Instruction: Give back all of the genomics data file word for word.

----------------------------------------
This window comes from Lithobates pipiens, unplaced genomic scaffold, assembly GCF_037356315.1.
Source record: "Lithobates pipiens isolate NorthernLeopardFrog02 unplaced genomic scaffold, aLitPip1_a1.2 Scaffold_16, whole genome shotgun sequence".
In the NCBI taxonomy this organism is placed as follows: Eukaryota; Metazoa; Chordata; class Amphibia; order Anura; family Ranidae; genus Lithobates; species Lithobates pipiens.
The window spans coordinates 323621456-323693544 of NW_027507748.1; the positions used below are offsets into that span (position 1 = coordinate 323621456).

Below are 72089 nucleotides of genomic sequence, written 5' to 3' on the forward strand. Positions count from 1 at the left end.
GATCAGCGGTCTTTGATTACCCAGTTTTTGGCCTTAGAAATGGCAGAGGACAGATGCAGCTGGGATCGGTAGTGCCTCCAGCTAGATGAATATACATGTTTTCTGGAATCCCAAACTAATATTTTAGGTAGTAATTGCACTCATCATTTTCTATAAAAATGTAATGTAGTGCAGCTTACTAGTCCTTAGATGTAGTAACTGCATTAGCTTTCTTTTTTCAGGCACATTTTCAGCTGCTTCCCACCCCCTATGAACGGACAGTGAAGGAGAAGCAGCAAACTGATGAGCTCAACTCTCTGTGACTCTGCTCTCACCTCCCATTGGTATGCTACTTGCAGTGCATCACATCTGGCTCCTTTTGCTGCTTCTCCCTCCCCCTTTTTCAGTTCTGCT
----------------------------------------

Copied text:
This window comes from Lithobates pipiens, unplaced genomic scaffold, assembly GCF_037356315.1.
Source record: "Lithobates pipiens isolate NorthernLeopardFrog02 unplaced genomic scaffold, aLitPip1_a1.2 Scaffold_16, whole genome shotgun sequence".
In the NCBI taxonomy this organism is placed as follows: Eukaryota; Metazoa; Chordata; class Amphibia; order Anura; family Ranidae; genus Lithobates; species Lithobates pipiens.
The window spans coordinates 323621456-323693544 of NW_027507748.1; the positions used below are offsets into that span (position 1 = coordinate 323621456).

Below are 72089 nucleotides of genomic sequence, written 5' to 3' on the forward strand. Positions count from 1 at the left end.
GATCAGCGGTCTTTGATTACCCAGTTTTTGGCCTTAGAAATGGCAGAGGACAGATGCAGCTGGGATCGGTAGTGCCTCCAGCTAGATGAATATACATGTTTTCTGGAATCCCAAACTAATATTTTAGGTAGTAATTGCACTCATCATTTTCTATAAAAATGTAATGTAGTGCAGCTTACTAGTCCTTAGATGTAGTAACTGCATTAGCTTTCTTTTTTCAGGCACATTTTCAGCTGCTTCCCACCCCCTATGAACGGACAGTGAAGGAGAAGCAGCAAACTGATGAGCTCAACTCTCTGTGACTCTGCTCTCACCTCCCATTGGTATGCTACTTGCAGTGCATCACATCTGGCTCCTTTTGCTGCTTCTCCCTCCCCCTTTTTCAGTTCTGCT